USGS Logo Geological Survey Professional Paper 374—G
Foraminifera from the Northern Olympic Peninsula, Washington



The Soleduck formation of Reagan (1909) is stratigraphically the lowest unit known to crop out in the area and consists primarily of argillite and graywacke with minor amounts of conglomerate, arkosic sandstone, and reddish calcareous argillite in association with volcanic rocks. Within the mapped area, the formation crops out only in the area south of a line extending generally east and west of the south shore of Lake Crescent (pl. 1). The thickness of the formation is unknown, but in the mapped area it is estimated to be about 16,000 feet. However, these rocks are believed to overlie similar rocks to the south, and the formation may therefore be much thicker. Although stratigraphically diagnostic fossils have not been found in the formation, its age is tentatively assigned as early Eocene (Brown and others, 1960). No Foraminifera from this formation were studied in connection with the present report.

FIGURE 1.—A comparison of the stratigraphy of this report with that of southwest Washington and a standard of the Pacific Coast. (click on image for an enlargement in a new window)

In some places the Crescent formation conformably overlies, and in other places it interfingers with, Reagan's Soleduck formation. It consists primarily of pillow basalt, flow breccia, amygdaloidal basalt, and waterlaid tuff with minor amounts of tuffaceous sedimentary rocks and reddish calcareous argillite. In the area mapped by Gower (1960) and by Brown and others (1960) the formation is exposed chiefly in a belt that extends from Round Mountain on the east to Deadmans Hill on the west. It is also exposed on the north flank of the Clallam syncline between the mouth of Whiskey Creek and the Elwha River.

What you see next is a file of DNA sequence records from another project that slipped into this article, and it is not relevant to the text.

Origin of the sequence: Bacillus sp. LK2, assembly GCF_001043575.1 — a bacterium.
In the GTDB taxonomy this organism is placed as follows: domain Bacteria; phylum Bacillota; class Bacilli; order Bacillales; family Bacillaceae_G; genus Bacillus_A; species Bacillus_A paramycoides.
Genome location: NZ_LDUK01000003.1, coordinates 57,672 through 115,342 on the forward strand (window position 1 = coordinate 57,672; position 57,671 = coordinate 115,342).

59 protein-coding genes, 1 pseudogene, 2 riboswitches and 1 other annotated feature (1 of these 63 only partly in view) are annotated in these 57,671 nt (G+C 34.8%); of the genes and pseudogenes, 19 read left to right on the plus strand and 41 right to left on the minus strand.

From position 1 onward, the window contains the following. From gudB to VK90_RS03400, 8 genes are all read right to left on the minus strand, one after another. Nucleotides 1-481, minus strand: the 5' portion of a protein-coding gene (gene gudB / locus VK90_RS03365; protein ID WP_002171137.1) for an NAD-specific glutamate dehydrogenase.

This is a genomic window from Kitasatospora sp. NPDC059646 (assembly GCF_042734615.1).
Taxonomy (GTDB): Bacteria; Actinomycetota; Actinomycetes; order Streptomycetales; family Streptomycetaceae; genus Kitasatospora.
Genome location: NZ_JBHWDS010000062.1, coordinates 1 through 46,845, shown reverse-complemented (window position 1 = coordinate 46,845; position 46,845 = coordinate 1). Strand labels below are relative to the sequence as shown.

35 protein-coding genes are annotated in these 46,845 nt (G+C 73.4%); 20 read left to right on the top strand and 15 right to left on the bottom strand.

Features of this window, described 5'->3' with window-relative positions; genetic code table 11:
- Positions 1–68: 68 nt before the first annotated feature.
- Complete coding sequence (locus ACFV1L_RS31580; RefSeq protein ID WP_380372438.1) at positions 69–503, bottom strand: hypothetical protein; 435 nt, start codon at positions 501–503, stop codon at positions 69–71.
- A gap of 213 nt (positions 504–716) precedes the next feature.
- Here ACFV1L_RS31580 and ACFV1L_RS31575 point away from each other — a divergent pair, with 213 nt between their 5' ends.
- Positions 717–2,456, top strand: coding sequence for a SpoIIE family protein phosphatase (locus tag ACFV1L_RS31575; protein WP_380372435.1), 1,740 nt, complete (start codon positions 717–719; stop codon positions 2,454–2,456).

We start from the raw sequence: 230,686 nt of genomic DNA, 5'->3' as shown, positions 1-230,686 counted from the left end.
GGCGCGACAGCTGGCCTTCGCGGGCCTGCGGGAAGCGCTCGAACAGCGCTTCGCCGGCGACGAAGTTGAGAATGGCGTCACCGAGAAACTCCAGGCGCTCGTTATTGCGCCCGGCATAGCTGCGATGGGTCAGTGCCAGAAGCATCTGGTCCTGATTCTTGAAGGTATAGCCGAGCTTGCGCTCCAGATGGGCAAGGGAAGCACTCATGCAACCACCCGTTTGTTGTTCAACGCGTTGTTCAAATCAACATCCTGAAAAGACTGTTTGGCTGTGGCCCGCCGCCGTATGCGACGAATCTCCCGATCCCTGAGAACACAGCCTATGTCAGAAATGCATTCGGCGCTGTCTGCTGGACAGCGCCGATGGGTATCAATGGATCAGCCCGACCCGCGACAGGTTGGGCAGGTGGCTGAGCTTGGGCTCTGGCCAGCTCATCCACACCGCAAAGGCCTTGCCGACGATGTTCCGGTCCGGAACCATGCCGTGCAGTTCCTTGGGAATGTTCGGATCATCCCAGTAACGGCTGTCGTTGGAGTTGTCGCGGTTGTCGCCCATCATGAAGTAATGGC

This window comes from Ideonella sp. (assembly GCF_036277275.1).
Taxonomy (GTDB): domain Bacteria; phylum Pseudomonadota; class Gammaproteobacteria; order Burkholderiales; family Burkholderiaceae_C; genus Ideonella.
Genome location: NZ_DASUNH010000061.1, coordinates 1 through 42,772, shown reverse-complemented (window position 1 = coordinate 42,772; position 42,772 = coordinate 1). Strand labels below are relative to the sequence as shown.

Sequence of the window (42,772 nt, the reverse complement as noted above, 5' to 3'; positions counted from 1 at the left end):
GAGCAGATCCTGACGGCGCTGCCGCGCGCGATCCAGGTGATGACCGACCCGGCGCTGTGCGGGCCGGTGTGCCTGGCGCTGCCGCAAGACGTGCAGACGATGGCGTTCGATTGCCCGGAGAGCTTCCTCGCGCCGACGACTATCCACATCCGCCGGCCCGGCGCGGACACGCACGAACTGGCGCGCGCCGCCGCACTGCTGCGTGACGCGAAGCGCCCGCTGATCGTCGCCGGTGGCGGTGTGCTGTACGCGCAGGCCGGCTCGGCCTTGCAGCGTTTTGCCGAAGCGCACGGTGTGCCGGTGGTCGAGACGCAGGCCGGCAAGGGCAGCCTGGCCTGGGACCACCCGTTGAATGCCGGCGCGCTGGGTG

The formation varies considerably in thickness and generally becomes thinner to the west; its greatest thickness in the southeastern part of the mapped area is estimated to be 25,000 feet, and the thinnest section, which is in the extreme western part near Bear Creek, is estimated to be 6,500 feet thick. Foraminifera from 11 localities indicate that the Crescent formation is post-Cretaceous in age and may be, in part at least, as young as middle Eocene.

The Aldwell formation conformably overlies and interfingers with the Crescent formation. It consists mainly of well-indurated marine siltstone with lesser amounts of standstone and volcanic rocks. Discontinuous outcrops of this unit are present south of the Clallam syncline and extend from east to west across the area (pl. 1). The Aldwell formation has a maximum thickness of about 3,000 feet in the vicinity of Lake Aldwell, but it is thinner elsewhere and in some places it is overlapped by younger rocks. The age assignment of the formation is based largely on Foraminifera, and they suggest an early late Eocene age.